has a beginning.
Ours starts with a man named Jay.
There’s a certain pressure with the “About Us” section of a website — especially for an ad agency. If you’re reading this you likely fall into one of four groups:
- A client or potential new client
- A competitor
- A potential new hire
- Our moms
And you’re here to learn more about us, not receive a predictable slathering of ad agency self promotion goo. We’re proud of our history, good and bad. Successes and failures; hard times and good times — it makes us who we are today, and it begins with a man named Jay.
Jay Brothers was a fine artist by God-given talent, a commercial artist by training and an Ogilvy-inspired adman by profession. He started “The Brothers Company” in January of 1974, in the shadow of one of America’s worst stock market crashes, the Arab Oil Embargo and a recession that produced double digit mortgage rates and stagflation. It was the classic American dream — a big idea guy bravely moving forward in the face of depressing times and a scary economy.
Jay grew the agency with infectious enthusiasm and a personal flair for advertising. He was a classic pen-and-ink adman, no job starts or creative briefs — instead a tin of Prismacolor markers and a fresh watercolor tablet. Concept, strategy, design, and layout all from one guy, in one afternoon — hand drawn on a flip chart for final presentation. It is a lost art.
January 1982, eight years later, Paul Brothers shows up. The lessons from his father, Jay, were many and often difficult. “I am my father’s son, good and bad,” Paul says about the training under his father. “An irreplaceable opportunity to be mentored by a true creative with patience only family can muster. It was a blessing and remains an important part of who I am today.”
For the next 15 years, the little creative agency in Tulsa soldiered on. The Macintosh revolution of 1984 saw Paul’s move to the creative side as a self-taught graphic artist, eventually becoming Creative Director. There were good times and not such good times. Complementing his father’s transparency, Paul says, “My Dad gave me a front row seat to see what worked, and what didn’t work. It wasn’t complicated — do more of the former and less of the latter.”
There was a time Jay Brothers was a three-pack-a-day smoker, beginning with his tour in the United States Air Force and moving into his early career in advertising. By late 1998, he had stopped smoking for decades, but the damage was done. Diagnosed with inoperable lung cancer, Jay spent the last three years of his life fighting a battle he couldn’t win, watching the company he founded begin to grow, and speaking honestly to his son about his pride...for “his boy.”
Jay died in the Spring of 2001. He was 64. But his story isn’t over. In the last years of his life there were a number of young hires at Brothers & Co. — hires that proved to be the bedrock for our company today, and spoke clearly to one of Jay’s last encouragements to Paul, “Hire people that are better than you, and you’ll do fine.”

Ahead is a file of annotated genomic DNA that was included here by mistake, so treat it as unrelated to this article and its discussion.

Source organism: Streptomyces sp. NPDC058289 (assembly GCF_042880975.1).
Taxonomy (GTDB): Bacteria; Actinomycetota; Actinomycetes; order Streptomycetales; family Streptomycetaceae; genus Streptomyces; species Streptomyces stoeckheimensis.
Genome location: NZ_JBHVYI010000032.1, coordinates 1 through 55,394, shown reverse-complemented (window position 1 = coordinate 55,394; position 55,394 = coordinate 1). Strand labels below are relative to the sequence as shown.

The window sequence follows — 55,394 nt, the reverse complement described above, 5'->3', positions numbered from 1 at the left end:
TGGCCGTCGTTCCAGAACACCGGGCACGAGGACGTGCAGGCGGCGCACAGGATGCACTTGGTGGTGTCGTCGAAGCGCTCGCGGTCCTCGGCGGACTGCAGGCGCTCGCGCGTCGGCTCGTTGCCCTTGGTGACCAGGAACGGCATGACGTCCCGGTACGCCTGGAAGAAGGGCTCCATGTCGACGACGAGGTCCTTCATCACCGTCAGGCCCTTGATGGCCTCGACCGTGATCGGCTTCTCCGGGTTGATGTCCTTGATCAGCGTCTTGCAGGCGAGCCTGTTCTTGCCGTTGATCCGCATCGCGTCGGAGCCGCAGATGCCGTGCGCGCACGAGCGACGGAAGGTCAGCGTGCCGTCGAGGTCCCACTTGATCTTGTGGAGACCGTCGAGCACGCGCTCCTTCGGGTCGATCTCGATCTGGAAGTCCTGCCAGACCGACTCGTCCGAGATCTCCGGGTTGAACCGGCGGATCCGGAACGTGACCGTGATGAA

It is critical to our culture today that many on our leadership team knew Jay Brothers. They were young guns, he was in his prime. He was a kind-hearted, honest man. He is our founder, and he is missed.
And once again, the little creative agency in Tulsa soldiered on. Then, an experience that forever changed our company and our business.
On an extensive private tour of Walmart Home Office with Senior Vice President, Don Harris, Paul Brothers saw firsthand the brutal, high-stakes battles our customers must fight to get their products on shelves. Not to sell their products. Just to have the opportunity to sell their products.
It was a defining moment. It changed Paul and brought definition to a deep dissatisfaction he had with the advertising business.
“There is a profound lack of understanding in today’s agency business about our lot in life — we are here to serve. Yes, creative. Yes, strategy. Yes, planning and insight. But above all, we serve. Everything else flows (or not) from there.”
The precepts you see in Our Lighthouse grew from Paul’s trip to Walmart. His first day back in Tulsa he called a meeting with the leadership team and out of that meeting came these words. This is the core of who we are today, what we do for a living, and how we approach service to our customers:
So here we are, almost 40 years later. The little creative agency in Tulsa now has offices in Oklahoma City and Wichita. We work for some of the proudest brands in America and invite you to review our client list to see if you don’t agree.
We are almost 70 people strong. We come from diverse backgrounds but share irreplaceable convictions about our lot in life. We are passionate and we are growing — proud of who we are and what we have accomplished.
This is the company that Jay founded. The one we’re building together.